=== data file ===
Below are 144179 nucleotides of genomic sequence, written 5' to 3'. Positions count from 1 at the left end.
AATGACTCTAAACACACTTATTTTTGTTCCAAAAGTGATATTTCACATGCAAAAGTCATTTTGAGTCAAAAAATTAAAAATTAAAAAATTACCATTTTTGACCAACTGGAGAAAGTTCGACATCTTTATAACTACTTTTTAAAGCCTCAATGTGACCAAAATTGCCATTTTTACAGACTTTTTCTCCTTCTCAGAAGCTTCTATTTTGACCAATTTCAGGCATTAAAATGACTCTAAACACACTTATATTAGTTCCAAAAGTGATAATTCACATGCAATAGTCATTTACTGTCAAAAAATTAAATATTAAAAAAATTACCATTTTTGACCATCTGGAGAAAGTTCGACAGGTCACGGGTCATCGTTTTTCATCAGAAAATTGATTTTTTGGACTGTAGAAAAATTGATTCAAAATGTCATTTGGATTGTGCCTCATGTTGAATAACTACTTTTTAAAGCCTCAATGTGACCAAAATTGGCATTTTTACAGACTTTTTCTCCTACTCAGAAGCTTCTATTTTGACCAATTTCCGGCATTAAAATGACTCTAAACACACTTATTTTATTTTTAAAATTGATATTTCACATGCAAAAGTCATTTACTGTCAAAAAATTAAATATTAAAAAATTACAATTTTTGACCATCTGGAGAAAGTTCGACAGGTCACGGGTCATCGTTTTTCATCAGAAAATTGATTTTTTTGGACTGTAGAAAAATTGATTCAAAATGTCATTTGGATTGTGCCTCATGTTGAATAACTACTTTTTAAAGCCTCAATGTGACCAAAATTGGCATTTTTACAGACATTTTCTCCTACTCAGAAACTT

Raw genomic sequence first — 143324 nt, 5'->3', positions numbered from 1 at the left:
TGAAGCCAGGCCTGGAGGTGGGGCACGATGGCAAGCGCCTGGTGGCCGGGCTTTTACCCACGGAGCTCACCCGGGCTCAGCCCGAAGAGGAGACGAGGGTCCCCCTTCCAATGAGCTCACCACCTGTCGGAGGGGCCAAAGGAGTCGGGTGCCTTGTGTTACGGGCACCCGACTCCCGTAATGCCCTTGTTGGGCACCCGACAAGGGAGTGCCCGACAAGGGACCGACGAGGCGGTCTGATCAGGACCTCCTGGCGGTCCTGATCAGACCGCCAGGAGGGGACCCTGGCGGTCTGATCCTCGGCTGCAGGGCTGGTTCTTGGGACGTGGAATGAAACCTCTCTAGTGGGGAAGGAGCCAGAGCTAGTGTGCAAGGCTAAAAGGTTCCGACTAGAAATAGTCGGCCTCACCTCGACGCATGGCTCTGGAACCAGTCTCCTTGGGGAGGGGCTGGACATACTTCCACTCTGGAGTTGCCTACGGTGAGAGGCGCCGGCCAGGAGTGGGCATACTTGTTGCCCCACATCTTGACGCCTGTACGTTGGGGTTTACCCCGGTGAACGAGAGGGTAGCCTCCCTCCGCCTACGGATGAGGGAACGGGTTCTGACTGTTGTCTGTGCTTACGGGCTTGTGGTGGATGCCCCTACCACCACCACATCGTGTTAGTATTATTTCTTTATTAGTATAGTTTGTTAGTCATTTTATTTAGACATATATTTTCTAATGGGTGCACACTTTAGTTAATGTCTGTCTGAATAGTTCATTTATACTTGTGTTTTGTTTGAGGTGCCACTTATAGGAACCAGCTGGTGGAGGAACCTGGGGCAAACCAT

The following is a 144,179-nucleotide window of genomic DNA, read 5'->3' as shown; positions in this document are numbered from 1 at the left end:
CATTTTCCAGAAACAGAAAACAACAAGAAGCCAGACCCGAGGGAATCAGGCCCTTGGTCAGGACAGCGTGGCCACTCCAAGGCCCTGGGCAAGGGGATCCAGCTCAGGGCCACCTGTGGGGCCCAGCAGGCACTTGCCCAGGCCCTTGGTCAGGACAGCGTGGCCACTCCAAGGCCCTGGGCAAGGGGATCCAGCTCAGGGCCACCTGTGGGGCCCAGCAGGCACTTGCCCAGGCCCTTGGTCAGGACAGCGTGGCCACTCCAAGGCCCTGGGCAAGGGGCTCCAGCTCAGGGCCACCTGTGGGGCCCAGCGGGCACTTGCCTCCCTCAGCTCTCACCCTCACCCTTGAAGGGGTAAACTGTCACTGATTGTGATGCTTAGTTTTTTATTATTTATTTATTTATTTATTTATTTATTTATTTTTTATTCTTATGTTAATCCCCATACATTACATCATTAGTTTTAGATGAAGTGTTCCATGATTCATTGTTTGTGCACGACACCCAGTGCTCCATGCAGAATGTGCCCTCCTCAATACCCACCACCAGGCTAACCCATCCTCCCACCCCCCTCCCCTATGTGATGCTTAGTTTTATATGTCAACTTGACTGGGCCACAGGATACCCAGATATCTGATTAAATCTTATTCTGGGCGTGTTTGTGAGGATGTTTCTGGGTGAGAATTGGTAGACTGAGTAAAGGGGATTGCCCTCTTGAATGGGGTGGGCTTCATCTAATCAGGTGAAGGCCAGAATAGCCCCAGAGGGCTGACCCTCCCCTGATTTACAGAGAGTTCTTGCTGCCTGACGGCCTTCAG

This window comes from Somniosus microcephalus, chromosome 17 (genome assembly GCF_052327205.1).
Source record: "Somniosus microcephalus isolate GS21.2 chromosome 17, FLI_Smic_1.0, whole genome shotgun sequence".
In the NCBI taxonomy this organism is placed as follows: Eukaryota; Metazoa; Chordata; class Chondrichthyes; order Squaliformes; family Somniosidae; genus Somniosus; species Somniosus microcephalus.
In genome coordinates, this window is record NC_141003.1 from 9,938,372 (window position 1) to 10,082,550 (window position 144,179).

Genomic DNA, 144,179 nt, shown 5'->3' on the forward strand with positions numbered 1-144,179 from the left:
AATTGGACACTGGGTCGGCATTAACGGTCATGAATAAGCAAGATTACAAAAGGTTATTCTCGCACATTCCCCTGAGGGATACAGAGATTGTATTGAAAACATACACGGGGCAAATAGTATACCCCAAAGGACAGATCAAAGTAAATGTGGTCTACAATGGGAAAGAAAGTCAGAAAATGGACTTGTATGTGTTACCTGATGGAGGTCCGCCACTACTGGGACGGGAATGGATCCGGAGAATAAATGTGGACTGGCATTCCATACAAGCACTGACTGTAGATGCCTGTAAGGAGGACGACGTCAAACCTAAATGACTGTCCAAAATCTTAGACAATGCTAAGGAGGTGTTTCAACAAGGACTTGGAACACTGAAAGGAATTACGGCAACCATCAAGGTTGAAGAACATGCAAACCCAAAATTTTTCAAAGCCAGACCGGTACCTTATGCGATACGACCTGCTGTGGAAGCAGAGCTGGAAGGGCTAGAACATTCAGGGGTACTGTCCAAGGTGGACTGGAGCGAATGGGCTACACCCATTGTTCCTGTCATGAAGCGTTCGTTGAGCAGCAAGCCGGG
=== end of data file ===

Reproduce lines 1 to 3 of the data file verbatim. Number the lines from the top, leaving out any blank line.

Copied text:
Below are 144179 nucleotides of genomic sequence, written 5' to 3'. Positions count from 1 at the left end.
AATGACTCTAAACACACTTATTTTTGTTCCAAAAGTGATATTTCACATGCAAAAGTCATTTTGAGTCAAAAAATTAAAAATTAAAAAATTACCATTTTTGACCAACTGGAGAAAGTTCGACATCTTTATAACTACTTTTTAAAGCCTCAATGTGACCAAAATTGCCATTTTTACAGACTTTTTCTCCTTCTCAGAAGCTTCTATTTTGACCAATTTCAGGCATTAAAATGACTCTAAACACACTTATATTAGTTCCAAAAGTGATAATTCACATGCAATAGTCATTTACTGTCAAAAAATTAAATATTAAAAAAATTACCATTTTTGACCATCTGGAGAAAGTTCGACAGGTCACGGGTCATCGTTTTTCATCAGAAAATTGATTTTTTGGACTGTAGAAAAATTGATTCAAAATGTCATTTGGATTGTGCCTCATGTTGAATAACTACTTTTTAAAGCCTCAATGTGACCAAAATTGGCATTTTTACAGACTTTTTCTCCTACTCAGAAGCTTCTATTTTGACCAATTTCCGGCATTAAAATGACTCTAAACACACTTATTTTATTTTTAAAATTGATATTTCACATGCAAAAGTCATTTACTGTCAAAAAATTAAATATTAAAAAATTACAATTTTTGACCATCTGGAGAAAGTTCGACAGGTCACGGGTCATCGTTTTTCATCAGAAAATTGATTTTTTTGGACTGTAGAAAAATTGATTCAAAATGTCATTTGGATTGTGCCTCATGTTGAATAACTACTTTTTAAAGCCTCAATGTGACCAAAATTGGCATTTTTACAGACATTTTCTCCTACTCAGAAACTT

Raw genomic sequence first — 143324 nt, 5'->3', positions numbered from 1 at the left: